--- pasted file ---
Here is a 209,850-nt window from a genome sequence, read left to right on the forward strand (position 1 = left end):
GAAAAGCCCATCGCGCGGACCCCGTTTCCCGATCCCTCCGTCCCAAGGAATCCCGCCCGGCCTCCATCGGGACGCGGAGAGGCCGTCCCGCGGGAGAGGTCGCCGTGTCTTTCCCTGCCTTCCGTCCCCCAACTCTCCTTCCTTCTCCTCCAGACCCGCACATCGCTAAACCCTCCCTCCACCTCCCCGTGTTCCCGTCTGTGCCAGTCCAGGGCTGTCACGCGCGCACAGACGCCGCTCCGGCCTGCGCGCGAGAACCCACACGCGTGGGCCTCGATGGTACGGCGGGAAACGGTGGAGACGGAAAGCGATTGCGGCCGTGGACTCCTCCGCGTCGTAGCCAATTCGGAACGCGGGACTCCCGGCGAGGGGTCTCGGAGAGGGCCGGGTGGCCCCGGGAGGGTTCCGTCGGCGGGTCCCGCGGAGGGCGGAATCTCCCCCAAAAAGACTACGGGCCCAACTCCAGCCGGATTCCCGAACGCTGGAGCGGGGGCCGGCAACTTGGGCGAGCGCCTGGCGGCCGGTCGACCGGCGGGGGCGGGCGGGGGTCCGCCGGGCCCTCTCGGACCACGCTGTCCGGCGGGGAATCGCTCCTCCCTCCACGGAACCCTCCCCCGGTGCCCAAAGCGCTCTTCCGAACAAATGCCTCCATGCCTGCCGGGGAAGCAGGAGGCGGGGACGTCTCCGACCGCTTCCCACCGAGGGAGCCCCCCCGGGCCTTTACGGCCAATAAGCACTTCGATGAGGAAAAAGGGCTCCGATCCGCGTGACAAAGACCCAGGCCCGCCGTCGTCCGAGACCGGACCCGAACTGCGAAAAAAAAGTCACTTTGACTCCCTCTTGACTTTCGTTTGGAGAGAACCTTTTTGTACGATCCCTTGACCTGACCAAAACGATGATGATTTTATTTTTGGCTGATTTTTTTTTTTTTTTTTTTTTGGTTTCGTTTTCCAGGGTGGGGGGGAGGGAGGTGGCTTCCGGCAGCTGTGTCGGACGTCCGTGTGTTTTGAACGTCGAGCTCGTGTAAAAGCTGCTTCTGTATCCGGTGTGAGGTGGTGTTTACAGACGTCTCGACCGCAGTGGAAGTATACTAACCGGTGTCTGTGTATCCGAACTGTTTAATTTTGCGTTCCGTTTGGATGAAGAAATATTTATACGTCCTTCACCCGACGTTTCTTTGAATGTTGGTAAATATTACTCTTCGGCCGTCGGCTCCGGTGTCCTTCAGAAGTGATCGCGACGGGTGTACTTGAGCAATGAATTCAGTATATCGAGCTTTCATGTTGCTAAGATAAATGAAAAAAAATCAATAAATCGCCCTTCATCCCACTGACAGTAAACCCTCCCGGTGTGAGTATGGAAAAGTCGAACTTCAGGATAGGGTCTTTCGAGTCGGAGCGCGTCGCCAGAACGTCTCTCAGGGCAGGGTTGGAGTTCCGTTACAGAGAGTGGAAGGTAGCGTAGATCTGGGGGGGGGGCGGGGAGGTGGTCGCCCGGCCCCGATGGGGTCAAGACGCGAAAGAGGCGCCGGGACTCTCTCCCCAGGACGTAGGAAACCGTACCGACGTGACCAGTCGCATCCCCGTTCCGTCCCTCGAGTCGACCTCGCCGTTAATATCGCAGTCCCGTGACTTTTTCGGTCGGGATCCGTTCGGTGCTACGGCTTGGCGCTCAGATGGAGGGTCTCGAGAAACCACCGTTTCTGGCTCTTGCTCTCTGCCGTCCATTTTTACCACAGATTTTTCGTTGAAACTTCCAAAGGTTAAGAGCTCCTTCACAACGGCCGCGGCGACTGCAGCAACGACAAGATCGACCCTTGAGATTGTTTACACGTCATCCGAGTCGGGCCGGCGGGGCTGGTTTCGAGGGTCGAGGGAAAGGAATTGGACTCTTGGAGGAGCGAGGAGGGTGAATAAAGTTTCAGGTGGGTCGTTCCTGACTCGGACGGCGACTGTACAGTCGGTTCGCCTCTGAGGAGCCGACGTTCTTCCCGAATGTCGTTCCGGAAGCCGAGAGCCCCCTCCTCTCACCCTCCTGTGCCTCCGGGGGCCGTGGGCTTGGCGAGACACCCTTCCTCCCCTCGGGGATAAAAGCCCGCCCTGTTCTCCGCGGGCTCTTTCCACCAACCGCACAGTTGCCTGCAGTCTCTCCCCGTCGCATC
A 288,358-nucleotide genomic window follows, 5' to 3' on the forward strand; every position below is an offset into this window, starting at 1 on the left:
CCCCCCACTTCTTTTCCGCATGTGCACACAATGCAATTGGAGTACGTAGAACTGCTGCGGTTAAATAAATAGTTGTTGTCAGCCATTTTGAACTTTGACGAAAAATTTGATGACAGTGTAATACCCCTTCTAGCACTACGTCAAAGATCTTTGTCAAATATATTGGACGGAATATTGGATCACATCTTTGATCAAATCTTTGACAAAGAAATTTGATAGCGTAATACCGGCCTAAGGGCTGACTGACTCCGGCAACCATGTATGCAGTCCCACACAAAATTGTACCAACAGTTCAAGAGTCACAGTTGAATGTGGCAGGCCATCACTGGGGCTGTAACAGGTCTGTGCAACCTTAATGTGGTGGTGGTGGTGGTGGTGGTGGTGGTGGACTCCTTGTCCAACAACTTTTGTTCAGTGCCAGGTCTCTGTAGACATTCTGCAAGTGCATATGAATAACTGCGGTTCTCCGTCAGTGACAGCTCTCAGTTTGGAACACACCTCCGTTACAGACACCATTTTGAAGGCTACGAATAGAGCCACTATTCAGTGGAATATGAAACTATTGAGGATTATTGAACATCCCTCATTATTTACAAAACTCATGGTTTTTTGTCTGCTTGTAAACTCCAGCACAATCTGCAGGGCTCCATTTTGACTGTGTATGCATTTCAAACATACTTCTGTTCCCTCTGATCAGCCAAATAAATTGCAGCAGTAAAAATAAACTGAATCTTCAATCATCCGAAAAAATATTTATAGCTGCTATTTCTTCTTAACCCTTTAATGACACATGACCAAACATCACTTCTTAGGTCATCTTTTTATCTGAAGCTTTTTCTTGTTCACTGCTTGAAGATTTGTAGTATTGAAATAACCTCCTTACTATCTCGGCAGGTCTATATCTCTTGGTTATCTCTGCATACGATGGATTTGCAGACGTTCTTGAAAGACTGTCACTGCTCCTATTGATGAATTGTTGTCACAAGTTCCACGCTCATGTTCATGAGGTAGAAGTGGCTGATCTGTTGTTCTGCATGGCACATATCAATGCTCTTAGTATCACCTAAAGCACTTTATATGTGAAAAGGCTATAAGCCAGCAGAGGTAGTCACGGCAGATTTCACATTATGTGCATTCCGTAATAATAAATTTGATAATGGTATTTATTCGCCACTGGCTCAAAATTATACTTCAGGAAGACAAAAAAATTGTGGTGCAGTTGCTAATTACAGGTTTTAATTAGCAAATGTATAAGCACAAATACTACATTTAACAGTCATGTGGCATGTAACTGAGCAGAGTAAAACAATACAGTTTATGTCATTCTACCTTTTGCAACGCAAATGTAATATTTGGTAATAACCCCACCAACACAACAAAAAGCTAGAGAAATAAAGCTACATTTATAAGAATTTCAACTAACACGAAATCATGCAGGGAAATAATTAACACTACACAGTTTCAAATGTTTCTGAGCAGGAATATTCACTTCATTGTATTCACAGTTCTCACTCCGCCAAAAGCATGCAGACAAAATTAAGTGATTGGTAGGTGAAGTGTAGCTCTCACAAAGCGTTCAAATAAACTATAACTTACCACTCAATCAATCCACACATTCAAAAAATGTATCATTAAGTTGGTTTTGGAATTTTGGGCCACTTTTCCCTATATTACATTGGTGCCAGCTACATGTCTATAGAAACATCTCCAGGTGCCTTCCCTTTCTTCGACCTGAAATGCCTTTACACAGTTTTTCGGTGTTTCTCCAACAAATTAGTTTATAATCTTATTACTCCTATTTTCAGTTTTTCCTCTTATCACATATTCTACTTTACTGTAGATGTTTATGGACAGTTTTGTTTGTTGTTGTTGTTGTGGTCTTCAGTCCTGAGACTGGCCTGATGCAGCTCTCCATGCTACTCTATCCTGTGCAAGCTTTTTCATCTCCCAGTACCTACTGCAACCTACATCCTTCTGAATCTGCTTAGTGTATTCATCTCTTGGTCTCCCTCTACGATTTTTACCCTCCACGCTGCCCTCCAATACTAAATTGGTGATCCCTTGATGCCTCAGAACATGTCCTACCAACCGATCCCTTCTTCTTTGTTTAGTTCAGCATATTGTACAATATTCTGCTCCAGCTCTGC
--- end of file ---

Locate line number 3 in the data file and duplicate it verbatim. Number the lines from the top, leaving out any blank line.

A 288,358-nucleotide genomic window follows, 5' to 3' on the forward strand; every position below is an offset into this window, starting at 1 on the left: